The skeletal remains of a woolly mammoth, which died between 11,000 and 15,000 years ago, were discovered in early October by a soy bean farmer near Chelsea, Michigan, about 10 miles southwest of Ann Arbor. At first, James Bristle, who was installing a drain pipe in one of his farm fields, thought it might be an old fence post. Instead, it turned out to be about 20 percent of a woolly mammoth, including the skull, two tusks, ribs, and vertebrae.
Bristle contacted U-M, which resulted in Professor Dan Fisher of U-M’s Museum of Paleontology leading a dig with a team of colleagues and two excavators. “We get one or two calls like this a year, but most of them are mastodons,” Fisher said. Over the years, the remains of about 300 mastodons (another prehistoric creature) and 30 mammoths have been recovered in Michigan.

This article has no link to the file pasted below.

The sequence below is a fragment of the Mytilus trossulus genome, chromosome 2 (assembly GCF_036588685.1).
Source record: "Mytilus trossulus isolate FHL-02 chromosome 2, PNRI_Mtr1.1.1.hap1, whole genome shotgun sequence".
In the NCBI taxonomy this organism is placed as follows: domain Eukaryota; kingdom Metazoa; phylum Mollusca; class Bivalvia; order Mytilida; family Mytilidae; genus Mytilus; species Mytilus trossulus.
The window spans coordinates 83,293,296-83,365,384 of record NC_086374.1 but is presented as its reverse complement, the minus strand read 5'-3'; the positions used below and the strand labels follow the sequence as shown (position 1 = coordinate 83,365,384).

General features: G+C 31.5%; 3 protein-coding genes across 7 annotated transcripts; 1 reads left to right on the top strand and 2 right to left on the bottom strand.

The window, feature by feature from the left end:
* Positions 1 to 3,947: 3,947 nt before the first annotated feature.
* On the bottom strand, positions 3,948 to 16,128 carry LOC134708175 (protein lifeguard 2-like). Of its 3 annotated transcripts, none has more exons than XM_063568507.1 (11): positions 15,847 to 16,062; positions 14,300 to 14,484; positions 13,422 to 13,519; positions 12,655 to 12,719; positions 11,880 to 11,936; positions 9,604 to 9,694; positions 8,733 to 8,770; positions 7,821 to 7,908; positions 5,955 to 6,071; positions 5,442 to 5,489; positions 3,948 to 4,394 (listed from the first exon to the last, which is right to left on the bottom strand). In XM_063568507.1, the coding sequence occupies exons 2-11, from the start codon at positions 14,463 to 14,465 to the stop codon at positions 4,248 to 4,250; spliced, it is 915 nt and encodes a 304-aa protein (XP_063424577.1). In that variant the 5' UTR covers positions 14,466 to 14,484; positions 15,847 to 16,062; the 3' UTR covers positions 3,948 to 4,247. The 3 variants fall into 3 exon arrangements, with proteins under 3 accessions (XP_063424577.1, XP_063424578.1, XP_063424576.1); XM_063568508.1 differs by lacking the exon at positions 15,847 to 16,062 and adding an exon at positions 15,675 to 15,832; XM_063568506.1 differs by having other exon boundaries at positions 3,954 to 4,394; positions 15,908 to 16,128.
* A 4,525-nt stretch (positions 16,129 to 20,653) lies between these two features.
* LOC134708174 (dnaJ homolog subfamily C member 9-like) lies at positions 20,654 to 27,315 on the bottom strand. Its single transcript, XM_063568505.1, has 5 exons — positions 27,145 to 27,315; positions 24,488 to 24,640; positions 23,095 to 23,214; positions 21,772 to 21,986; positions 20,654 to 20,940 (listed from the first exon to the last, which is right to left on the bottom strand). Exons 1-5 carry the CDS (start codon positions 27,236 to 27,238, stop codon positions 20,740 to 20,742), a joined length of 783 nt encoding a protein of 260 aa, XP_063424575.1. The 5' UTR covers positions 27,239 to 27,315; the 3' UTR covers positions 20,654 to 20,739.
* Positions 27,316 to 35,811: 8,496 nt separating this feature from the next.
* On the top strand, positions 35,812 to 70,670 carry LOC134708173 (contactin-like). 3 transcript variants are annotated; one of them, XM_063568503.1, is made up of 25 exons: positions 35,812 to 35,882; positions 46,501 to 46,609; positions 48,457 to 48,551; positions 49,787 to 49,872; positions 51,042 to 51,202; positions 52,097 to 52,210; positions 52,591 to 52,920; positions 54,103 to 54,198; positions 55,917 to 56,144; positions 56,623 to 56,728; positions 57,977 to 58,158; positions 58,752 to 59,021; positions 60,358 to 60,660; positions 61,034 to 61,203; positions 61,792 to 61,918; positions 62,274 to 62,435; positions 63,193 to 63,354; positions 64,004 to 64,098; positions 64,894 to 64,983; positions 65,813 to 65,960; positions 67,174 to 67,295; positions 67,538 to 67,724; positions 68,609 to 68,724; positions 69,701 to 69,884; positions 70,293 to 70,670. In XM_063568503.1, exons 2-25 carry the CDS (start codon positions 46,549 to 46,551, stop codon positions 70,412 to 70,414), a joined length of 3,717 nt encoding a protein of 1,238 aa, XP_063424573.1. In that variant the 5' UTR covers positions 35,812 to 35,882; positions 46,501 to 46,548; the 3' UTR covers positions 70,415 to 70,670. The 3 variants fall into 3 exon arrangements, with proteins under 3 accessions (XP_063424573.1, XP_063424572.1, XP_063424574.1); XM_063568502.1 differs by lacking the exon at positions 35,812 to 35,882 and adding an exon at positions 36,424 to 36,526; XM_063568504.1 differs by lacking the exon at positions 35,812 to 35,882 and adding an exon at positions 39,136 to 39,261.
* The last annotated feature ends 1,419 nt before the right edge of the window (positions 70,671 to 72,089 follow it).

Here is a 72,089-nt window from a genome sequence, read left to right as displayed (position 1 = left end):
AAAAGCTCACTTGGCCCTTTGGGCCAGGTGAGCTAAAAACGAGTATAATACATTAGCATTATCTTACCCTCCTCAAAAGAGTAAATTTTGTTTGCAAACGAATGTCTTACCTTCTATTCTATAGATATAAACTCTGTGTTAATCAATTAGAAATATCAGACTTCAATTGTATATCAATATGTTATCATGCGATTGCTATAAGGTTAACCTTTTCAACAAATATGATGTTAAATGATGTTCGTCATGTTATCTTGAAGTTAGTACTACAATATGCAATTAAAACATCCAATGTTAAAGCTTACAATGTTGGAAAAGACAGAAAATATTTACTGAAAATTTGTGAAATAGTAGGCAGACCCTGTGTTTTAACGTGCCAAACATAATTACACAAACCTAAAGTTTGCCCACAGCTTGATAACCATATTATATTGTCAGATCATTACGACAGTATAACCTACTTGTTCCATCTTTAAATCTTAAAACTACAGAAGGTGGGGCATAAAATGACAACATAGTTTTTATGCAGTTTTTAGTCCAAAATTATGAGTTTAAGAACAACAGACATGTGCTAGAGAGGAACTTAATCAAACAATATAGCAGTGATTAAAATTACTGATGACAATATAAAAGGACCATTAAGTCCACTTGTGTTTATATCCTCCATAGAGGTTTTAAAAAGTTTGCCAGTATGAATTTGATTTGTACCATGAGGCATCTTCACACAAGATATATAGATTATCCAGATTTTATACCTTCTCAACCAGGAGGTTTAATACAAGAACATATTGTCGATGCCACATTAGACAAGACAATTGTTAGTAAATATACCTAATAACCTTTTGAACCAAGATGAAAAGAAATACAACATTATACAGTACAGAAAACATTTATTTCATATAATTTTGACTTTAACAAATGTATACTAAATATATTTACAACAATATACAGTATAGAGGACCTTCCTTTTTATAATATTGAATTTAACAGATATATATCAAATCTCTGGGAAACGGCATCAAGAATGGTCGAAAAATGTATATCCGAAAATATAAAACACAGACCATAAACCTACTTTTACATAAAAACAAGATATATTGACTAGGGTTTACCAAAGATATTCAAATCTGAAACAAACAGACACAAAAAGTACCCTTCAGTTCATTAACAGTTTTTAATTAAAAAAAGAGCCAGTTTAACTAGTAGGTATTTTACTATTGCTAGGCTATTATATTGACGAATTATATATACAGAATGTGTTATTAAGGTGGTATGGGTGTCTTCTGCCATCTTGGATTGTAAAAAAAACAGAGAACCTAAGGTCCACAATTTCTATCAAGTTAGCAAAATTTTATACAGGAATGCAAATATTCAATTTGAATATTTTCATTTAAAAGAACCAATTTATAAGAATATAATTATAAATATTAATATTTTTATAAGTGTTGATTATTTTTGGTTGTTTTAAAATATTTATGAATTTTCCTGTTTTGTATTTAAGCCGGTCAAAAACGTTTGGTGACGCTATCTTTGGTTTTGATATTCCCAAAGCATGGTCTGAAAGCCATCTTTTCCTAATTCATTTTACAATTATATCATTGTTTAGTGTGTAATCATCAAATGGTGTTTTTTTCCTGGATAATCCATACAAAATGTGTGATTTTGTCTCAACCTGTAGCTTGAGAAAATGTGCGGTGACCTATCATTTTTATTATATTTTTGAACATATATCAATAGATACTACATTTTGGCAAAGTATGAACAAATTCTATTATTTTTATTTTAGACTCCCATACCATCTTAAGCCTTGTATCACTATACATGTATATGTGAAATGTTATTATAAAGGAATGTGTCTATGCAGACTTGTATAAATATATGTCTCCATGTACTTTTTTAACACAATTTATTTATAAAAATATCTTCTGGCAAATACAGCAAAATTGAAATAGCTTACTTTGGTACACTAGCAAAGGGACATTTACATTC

“It’s too early to tell how it died, but the skeleton showed signs of butchering,” said Fisher, which would show evidence at the time of “human activity” in this region. Wanting to share the discovery, Bristle donated the bones to U-M for researchers to study and display. Fisher is already working on plans to display the bones at the U-M Museum of Natural History.
One possibility for display might be to combine the partial skeleton, which will be known as the Bristle Mammoth, with bones from other Michigan mammoths to form a complete mammoth skeleton for display at the museum. Fiberglass casts of the bones would likely be used in the mounted specimen.